There’s a scene in the play, ‘Welcome Zindagi’, where the character, Bhanu Ganatra (Jigna Vyas who clearly steals the show) says, “Kaan na jalsa aankhon thi naa karaaye!” which, when roughly translated, means, “One cannot enjoy the pleasures of the ear through the eyes”. This line is quite befitting to describe this remarkable Gujarati play written and directed by Saumya Joshi, for one needs to watch and actually ‘hear’ these characters and their story, rather than ‘read’ about them.
The initial twenty minutes are enough for you to get up, close and personal with the three characters of this play: Arun Ganatra (aptly played by Saumya Joshi), who is a Head Clerk at the brink of retirement from a job he takes pride in, Bhanu Ganatra (Jigna Vyas, who clearly steals the show as the wife and mother, and also doubles up as narrator), and Vivek Ganatra (Abhinay Banker – an actor to watch out for).
The dialogues of Jigna Vyas are peppered with Kathiawadi accent, which works for the play despite being at the risk of sounding like Supriya Pathak’s popular ‘Ae Prafull’ twang in the TV series, ‘Khichdi’. The best thing about her character is almost every lady in the auditorium could relate to Bhanu Ganatra (I could already see many ladies nodding in déjà vu and sighing, ‘Saache j, aavu j thaai’ i.e. ‘this is what actually happens’). The actress hence succeeds in creating a direct link with the audience, especially through the brief pauses she smartly uses to evoke empathy as audience’s reaction.
While Jigna Vyas is vocal about her thoughts, anxieties, joy, and frustrations, Saumya Joshi charts the restraint route with his character, Arun Ganatra. He seldom expresses what’s on his mind, and adroitly employs his body language (the slight tilt in the head, the hunchbacked shoulder and drooping eyes behind the glasses are the little giveaways, if one notices closely). Nevertheless, Saumya Joshi towers over everyone with his winning speech, articulated with a complete flawless tone, which, like a perfect symphony, knows when to hit the high notes and when to whisper in silence. A single line from this speech would make you label me a spoilsport. So I’d better stop here and proceed.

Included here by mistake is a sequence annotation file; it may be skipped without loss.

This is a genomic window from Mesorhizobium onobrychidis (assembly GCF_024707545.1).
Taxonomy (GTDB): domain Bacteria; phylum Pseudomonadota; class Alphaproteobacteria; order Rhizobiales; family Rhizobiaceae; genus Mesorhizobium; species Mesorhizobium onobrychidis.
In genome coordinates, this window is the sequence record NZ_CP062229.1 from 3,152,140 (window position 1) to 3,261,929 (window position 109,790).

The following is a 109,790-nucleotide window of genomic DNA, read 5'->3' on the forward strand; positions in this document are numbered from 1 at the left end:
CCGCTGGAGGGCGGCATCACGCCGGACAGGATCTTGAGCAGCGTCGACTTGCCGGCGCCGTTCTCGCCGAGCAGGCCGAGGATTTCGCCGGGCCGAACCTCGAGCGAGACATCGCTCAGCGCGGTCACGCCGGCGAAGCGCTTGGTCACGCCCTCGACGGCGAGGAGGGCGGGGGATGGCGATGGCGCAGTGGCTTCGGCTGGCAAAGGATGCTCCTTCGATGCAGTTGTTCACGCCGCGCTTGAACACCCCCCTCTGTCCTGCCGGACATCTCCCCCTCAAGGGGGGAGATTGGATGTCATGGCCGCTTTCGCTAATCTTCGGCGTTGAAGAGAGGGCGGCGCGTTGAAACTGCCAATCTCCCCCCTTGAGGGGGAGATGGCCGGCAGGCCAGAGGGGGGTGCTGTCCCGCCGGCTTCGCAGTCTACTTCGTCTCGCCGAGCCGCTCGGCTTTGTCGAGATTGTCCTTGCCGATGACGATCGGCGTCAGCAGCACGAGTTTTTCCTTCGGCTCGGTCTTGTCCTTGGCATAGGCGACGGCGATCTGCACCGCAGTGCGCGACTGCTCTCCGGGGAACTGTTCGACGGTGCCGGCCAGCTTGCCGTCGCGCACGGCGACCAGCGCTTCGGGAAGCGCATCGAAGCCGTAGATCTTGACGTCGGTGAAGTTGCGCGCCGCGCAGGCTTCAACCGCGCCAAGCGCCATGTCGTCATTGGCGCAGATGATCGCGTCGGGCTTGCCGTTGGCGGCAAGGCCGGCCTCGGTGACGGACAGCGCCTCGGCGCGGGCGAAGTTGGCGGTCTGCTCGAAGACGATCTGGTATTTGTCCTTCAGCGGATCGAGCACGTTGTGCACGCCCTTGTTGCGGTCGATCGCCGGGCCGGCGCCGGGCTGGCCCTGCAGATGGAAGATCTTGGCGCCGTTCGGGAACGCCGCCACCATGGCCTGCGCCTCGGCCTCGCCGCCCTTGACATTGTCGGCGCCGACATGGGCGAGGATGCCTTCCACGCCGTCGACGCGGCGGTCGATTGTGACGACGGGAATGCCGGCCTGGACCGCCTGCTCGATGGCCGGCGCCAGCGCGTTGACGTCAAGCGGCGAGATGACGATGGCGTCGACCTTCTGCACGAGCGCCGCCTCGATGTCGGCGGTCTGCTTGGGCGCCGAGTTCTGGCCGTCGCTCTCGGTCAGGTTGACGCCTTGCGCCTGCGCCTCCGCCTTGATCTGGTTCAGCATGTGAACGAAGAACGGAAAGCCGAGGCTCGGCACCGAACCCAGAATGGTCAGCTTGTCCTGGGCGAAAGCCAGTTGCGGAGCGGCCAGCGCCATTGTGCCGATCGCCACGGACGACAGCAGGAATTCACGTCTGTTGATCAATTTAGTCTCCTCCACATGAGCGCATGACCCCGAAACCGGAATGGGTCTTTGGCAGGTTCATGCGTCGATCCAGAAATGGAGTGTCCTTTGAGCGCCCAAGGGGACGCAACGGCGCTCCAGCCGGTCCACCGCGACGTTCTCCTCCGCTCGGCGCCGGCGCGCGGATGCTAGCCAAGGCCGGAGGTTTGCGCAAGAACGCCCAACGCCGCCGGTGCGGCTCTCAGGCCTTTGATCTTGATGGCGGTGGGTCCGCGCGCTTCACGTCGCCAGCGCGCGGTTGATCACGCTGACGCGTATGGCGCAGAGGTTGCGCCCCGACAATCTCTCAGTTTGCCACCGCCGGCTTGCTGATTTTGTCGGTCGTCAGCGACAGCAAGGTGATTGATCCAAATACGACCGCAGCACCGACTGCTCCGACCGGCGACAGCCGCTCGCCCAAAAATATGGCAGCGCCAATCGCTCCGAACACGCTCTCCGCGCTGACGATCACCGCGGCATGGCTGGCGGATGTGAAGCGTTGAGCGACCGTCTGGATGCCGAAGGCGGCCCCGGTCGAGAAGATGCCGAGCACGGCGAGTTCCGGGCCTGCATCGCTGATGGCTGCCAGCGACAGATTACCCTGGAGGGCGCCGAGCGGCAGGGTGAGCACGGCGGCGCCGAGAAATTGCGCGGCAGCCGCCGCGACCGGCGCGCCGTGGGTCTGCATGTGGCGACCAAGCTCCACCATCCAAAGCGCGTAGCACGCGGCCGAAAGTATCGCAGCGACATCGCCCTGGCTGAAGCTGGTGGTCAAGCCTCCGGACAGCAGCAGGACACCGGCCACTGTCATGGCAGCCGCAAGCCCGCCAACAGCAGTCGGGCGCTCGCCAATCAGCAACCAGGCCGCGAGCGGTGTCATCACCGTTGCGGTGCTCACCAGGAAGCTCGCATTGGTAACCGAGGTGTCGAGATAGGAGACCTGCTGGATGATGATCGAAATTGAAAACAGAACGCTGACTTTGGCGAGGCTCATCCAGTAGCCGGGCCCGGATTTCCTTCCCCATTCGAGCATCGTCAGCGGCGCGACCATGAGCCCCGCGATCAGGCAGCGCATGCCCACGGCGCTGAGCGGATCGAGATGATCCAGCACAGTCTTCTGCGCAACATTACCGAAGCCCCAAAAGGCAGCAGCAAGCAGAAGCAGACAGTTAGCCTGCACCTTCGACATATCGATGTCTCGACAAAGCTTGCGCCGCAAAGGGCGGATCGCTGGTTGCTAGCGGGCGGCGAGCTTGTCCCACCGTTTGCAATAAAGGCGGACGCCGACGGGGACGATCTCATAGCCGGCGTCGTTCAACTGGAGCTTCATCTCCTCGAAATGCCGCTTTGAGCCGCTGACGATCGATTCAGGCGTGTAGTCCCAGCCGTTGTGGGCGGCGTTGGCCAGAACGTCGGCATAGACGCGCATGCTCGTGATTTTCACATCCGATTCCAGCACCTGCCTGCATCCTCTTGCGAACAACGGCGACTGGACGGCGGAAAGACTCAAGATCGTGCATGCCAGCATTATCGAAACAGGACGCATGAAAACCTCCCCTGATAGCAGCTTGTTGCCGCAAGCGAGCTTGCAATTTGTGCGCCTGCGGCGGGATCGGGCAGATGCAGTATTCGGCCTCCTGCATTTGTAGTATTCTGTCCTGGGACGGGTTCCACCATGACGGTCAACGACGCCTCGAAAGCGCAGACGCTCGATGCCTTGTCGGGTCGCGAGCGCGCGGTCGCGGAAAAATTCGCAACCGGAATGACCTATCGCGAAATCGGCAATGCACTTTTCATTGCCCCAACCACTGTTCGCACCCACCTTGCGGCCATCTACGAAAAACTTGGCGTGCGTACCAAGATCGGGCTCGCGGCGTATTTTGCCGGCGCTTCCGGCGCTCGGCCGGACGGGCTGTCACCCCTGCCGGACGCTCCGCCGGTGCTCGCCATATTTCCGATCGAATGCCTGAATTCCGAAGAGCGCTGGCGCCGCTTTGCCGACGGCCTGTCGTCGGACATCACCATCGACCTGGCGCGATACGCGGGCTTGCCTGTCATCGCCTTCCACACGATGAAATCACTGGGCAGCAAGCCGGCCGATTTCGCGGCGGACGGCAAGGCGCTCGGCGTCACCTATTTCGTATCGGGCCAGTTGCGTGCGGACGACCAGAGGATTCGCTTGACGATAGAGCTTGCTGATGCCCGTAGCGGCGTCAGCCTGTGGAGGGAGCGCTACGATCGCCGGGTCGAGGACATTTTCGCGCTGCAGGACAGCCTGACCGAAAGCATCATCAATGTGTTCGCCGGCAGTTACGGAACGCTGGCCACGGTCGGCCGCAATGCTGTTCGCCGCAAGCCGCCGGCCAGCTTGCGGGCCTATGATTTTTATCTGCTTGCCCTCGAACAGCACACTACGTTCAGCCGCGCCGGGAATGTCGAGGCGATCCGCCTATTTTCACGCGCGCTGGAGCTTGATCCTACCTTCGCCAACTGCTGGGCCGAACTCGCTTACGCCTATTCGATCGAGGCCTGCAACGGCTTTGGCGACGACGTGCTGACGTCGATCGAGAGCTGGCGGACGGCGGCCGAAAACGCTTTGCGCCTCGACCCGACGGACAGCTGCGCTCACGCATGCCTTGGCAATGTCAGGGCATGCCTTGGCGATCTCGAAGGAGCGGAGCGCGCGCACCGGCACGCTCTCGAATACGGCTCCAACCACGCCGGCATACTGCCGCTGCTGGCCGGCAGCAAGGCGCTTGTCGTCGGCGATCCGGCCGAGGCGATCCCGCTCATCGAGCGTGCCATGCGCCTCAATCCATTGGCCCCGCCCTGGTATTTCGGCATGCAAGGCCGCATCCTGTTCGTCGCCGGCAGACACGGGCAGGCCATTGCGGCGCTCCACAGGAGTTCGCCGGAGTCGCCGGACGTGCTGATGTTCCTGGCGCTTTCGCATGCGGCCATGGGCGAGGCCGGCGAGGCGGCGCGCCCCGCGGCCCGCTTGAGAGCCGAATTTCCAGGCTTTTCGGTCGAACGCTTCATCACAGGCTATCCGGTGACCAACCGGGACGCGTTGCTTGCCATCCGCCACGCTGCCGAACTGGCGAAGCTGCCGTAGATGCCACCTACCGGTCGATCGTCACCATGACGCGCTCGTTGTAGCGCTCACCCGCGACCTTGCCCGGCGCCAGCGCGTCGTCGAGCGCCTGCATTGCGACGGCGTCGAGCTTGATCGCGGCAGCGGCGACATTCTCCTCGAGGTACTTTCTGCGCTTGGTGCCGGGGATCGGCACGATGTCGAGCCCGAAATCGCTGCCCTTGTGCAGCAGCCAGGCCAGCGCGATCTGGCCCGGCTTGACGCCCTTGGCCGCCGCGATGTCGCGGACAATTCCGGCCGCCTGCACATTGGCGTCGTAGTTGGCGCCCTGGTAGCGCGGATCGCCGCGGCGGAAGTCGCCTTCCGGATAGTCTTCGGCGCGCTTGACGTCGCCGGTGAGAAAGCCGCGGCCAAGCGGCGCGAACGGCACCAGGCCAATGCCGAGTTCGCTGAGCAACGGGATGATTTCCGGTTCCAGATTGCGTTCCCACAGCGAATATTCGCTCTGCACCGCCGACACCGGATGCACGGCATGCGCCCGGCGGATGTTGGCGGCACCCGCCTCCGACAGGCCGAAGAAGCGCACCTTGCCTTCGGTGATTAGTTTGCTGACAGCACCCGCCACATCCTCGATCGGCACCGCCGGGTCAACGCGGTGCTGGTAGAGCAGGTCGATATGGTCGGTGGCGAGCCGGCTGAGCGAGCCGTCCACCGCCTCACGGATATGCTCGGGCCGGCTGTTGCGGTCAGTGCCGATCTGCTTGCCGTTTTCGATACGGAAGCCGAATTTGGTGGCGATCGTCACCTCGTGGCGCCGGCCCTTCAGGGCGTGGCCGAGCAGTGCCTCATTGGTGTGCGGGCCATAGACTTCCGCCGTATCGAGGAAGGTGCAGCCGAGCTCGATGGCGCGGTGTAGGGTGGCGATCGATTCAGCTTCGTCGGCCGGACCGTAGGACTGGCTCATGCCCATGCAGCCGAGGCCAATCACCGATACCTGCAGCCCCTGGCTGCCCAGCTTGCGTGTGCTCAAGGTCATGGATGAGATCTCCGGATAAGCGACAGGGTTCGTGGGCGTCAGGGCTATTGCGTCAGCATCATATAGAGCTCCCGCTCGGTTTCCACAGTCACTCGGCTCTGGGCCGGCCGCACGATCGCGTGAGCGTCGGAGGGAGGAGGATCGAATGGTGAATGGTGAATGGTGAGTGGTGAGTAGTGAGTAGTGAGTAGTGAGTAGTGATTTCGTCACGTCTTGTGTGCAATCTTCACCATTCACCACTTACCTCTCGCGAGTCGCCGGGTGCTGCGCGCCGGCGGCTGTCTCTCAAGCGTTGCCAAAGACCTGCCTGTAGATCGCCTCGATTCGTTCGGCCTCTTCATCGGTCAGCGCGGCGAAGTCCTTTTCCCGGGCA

Vivek Ganatra, played by Abhinay Banker, is a young and dynamic guy with a fire in his belly, dreams in his eyes, yet his feet are grounded, albeit in a mire of his past. The little grudges he’s been nursing since his childhood eventually grow up to become ogres of misunderstanding between him and his father, Arun Ganatra. There is a scene where he describes that his friendship with a rich guy isn’t because of the wealth he possesses, but because he is indeed a true friend. This fact is illustrated through a narration by Abhinay Banker. And trust me, this gem of an actor conjures up a lively image of the incident merely with his body language and voice modulation (pardon the technical term).It’s surely a scene where he commands his presence, both as his character, Vivek Ganatra, as well as an ace actor.
Calling ‘Welcome Zindagi’ a ‘comedy’ would be a misnomer, a ‘family drama’ would be criminal, a ‘social satire’ would perhaps be a bit closer to what it is, but the best way to describe this awe-inspiring, goosebump-inducing, rib-tickling play would be: Factual Fiction. Watch it to know what I mean and you’ll never miss a single play by Saumya Joshi, presented under Kiran Bhatt and Kiran Sampat’s banner, ‘Khelaiya’(popular for Kanjee Viruddh Kanjee which was adapted into Hindi film, Oh My God!). Thanks team Khelaiya for bringing a breath of fresh air in Vadodara with ‘Welcome Zindagi’.